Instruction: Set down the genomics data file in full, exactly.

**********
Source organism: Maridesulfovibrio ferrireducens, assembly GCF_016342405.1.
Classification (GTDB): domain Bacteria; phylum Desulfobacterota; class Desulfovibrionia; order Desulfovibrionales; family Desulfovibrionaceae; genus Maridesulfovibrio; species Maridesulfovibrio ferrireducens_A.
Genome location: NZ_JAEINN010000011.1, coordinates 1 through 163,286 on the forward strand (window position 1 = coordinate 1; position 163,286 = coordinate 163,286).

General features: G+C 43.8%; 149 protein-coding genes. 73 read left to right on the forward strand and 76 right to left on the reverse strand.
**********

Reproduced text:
Source organism: Maridesulfovibrio ferrireducens, assembly GCF_016342405.1.
Classification (GTDB): domain Bacteria; phylum Desulfobacterota; class Desulfovibrionia; order Desulfovibrionales; family Desulfovibrionaceae; genus Maridesulfovibrio; species Maridesulfovibrio ferrireducens_A.
Genome location: NZ_JAEINN010000011.1, coordinates 1 through 163,286 on the forward strand (window position 1 = coordinate 1; position 163,286 = coordinate 163,286).

General features: G+C 43.8%; 149 protein-coding genes. 73 read left to right on the forward strand and 76 right to left on the reverse strand.